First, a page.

On 15 August 2017, 1 announced the formal setting up of a public inquiry into the Grenfell Tower fire, to be chaired by Sir Martin Moore-Bick, and its terms of reference. This followed Sir Martin Moore-Bick’s letter to me of 10 August, which advised me of the outcome of the public consultation on the scope of the terms of reference, and his recommendations. I was happy to accept Sir Martin’s recommendations without amendment.
The inquiry’s full terms of reference are:
to examine the circumstances surrounding the fire at Grenfell Tower on 14 June 2017, including the immediate cause or causes of the fire and the means by which it spread to the whole of the building;
the design and construction of the building and the decisions relating to its modification, refurbishment and management;
the scope and adequacy of building regulations, fire regulations and other legislation, guidance and industry practice relating to the design, construction, equipping and management of high-rise residential buildings;
whether such regulations, legislation, guidance and industry practice were complied with in the case of Grenfell Tower and the fire safety measures adopted in relation to it;
the arrangements made by the local authority or other responsible bodies for receiving and acting upon information either obtained from local residents or available from other sources (including information derived from fires in other buildings) relating to the risk of fire at Grenfell Tower, and the action taken in response to such information;
the fire prevention and fire safety measures in place at Grenfell Tower on 14 June 2017;
the response of the London Fire Brigade to the fire; and
the response of central and local government in the days immediately following the fire; and
to report its findings to the Prime Minister as soon as possible and to make recommendations.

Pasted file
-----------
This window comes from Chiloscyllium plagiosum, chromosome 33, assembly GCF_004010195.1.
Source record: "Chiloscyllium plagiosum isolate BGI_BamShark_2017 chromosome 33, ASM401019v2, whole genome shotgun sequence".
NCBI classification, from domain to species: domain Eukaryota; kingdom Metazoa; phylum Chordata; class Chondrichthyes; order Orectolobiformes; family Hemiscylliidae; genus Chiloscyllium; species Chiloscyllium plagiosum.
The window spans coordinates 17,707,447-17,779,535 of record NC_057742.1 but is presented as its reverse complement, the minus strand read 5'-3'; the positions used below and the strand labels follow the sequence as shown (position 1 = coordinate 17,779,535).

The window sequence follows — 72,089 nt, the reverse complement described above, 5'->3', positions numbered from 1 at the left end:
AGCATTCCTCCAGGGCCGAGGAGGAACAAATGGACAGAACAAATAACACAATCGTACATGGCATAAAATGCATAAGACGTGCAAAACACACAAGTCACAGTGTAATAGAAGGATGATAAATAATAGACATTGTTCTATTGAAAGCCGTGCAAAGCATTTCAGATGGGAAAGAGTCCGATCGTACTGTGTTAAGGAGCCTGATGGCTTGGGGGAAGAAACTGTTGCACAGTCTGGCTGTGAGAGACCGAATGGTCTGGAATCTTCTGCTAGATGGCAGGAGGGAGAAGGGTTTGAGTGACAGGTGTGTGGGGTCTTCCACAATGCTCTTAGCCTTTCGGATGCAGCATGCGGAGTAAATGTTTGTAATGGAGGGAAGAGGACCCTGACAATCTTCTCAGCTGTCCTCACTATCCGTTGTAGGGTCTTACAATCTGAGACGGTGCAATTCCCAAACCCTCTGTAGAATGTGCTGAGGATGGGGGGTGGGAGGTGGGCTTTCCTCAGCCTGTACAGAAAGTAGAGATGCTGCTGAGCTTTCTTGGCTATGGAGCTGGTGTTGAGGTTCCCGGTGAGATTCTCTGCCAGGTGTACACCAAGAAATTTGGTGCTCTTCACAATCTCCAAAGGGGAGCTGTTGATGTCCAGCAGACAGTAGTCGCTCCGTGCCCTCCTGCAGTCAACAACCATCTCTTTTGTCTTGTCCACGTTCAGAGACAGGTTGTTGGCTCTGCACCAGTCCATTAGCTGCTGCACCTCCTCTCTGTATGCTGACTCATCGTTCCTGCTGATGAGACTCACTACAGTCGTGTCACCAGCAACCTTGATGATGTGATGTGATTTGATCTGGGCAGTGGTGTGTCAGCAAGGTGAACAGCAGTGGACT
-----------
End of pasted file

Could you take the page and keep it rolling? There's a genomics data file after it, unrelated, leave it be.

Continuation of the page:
Sir Martin has said that he is considering appointing assessors to assist him in his task. He considers it likely that he shall wish to appoint a diverse group of people whose experience extends to the occupation and management of social housing and the administration of local government more generally, as well as to matters of a more technical scientific nature. He also states that at a later stage, he may also wish to appoint others to assist on particular aspects of the investigation. He will make his decisions public in due course. I have not appointed any other members to the inquiry panel at this stage. However, the Inquiries Act 2005 allows for appointments to be made, with the consent of Sir Martin, during the course of the inquiry. This enables the composition of the inquiry panel to be kept under review.
My exchange of correspondence with Sir Martin is in the Library of the House.
Sir Martin is holding a preliminary hearing later today where he will set out further detail on how he intends on conducting the inquiry.
In addition to the work of the inquiry, my right hon. Friend the Secretary of State for Communities and Local Government has already announced an independent review into building regulations and fire safety, led by Dame Judith Hackitt. This will urgently assess the effectiveness of current building and fire safety regulations and related compliance and enforcement issues, with a focus on multi-occupancy high-rise residential buildings. The review will co-operate fully with the inquiry. Sir Martin has set out his reasons for not looking into the broader social housing issues but, as he said in his letter, they should not be ignored and I am determined that these important questions are not left unanswered. As a first step, I have asked my hon. Friend the Housing Minister (Alok Sharma) to personally meet and hear from as many social tenants as possible, as well as other residents of social housing estates, both in the immediate area around Grenfell Tower and across the country. The Housing Minister has already met a number of representative groups and will continue to meet tenants during October and November.